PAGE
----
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Old 04-29-2011, 11:31 AM   #1
Stuck109
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Question No root file system is defined. Please correct this from the partitioning menu


From Ubuntu 11.04 installer. What does this mean? how do I do it correctly?
 
Old 04-29-2011, 11:37 AM   #2
vtel57
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Are you very new to Linux? If so, you should probably refer to Ubuntu's site for some installation assistance. THIS is a good place to start.

Please don't feel that I'm trying to brush you off. LQ.org is a wonderful resource for all GNU/Linux folks, but sometimes you have to do your own homework a bit to get some background, which will assist you to ask questions and seek necessary information in a more efficient way.

We're here to help, but the Ubuntu-provided support is where you should start your search.

Luck with it!

~Eric
 
Old 04-29-2011, 11:37 AM   #3
stress_junkie
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This sounds like a message that you would see while running the installer. That would have been a good fact to mention in your post.

If this is something that you are seeing while you are installing Ubuntu I am going to guess that you have selected a custom partitioning scheme. This requires you to make the decisions about how the disk is partitioned and how your partitions are mounted in the installed system.

When you make a custom partition scheme you first make space on the disk by reducing the size of an existing partition. Then you create a partition in the unallocated space. Then you select that partition and choose the mount point. It sounds like you did not perform this third step.

When you ask a question you should provide as much information about the circumstances as is possible. In this case if you encountered this problem while you were running the installer then you should have said this and you should have included the sequence of actions that you performed just prior to seeing this message.

Last edited by stress_junkie; 04-29-2011 at 11:40 AM.
 
Old 04-29-2011, 11:43 AM   #4
sibe
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Quote:
Originally Posted by stress_junkie View Post
This requires you to make the decisions about how the disk is partitioned and how your partitions are mounted in the installed system.
...and at a minimum you need 3 partitions;
boot partition, /boot
root partition, /
swap
 
Old 04-29-2011, 11:46 AM   #5
TobiSGD
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Quote:
Originally Posted by stress_junkie View Post
This sounds like a message that you would see while running the installer. That would have been a good fact to mention in your post.

...

In this case if you encountered this problem while you were running the installer then you should have said this ...
Quote:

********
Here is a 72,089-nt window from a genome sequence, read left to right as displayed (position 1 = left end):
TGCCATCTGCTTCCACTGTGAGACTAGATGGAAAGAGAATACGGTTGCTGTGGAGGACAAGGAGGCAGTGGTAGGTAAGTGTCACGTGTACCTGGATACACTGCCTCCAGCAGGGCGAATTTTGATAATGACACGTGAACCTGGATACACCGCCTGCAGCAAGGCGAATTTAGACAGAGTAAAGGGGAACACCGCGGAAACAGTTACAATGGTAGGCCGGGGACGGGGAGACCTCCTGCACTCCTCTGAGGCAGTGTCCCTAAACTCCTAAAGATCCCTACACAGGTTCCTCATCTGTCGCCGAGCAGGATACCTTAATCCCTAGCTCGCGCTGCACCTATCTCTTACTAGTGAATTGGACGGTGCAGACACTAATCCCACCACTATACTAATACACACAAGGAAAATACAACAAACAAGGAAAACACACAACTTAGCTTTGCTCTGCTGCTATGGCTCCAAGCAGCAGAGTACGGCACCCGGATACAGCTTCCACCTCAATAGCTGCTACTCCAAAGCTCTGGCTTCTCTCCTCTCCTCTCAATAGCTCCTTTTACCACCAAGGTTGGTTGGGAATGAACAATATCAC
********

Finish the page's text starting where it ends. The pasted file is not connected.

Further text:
From Ubuntu 11.04 installer.
He has told us that he sees that in the installer.
 
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Old 04-29-2011, 11:47 AM   #6
stress_junkie
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Quote:
Originally Posted by TobiSGD View Post
He has told us that he sees that in the installer.
Oooops.
 
Old 04-29-2011, 11:47 AM   #7
TobiSGD
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Quote:
Originally Posted by sibe View Post
...and at a minimum you need 3 partitions;
boot partition, /boot
root partition, /
swap
No you don't. On a home system you are perfectly fine without a /boot-partition. You can even omit the swap-partition and use a swap-file instead.
 
2 members found this post helpful.
Old 04-29-2011, 11:50 AM   #8
TobiSGD
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Quote:
Originally Posted by Stuck109 View Post
From Ubuntu 11.04 installer. What does this mean? how do I do it correctly?
Since you seem to be new to Linux I would recommend to use the option to let the installer decide the partitioning. Just be sure you have chosen the option to install alongside Windows if you don't want to get rid of your Windows installation.

And of course, before partitioning your disk take a backup of your data ( if you haven't done that already, which normally should be the case).
 
Old 04-29-2011, 11:56 AM   #9
Mr. Bill
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Quote:
Originally Posted by TobiSGD View Post
Since you seem to be new to Linux I would recommend to use the option to let the installer decide the partitioning. Just be sure you have chosen the option to install alongside Windows if you don't want to get rid of your Windows installation.
Agreed, and that will be the default option when the partitioner opens. Just select how much space you want to leave for the Windows partition and the installer does the rest.
 
Old 04-29-2011, 12:00 PM   #10
Stuck109
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Thanks

Last edited by Stuck109; 04-29-2011 at 01:42 PM.
 
Old 04-29-2011, 12:03 PM   #11
sibe
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Quote:
Originally Posted by TobiSGD View Post
On a home system you are perfectly fine without a /boot-partition.
Thank you for the correction.
 
Old 04-29-2011, 02:23 PM   #12
yancek
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If Ubuntu 11.04 is the same or similar to 10.10, you should be looking at the Allocate Drive Space window. If you have a partition to use, you can click on it in the main window to highlight it, then click on the Change tab to edit it. You should see several options including Mount point. Click the down arrow to the right of Mount point and you should see the root symbol "/". Select it. If you don't have a partition available, click on free or unallocated space and click Add tab. You get the same window.
 
  


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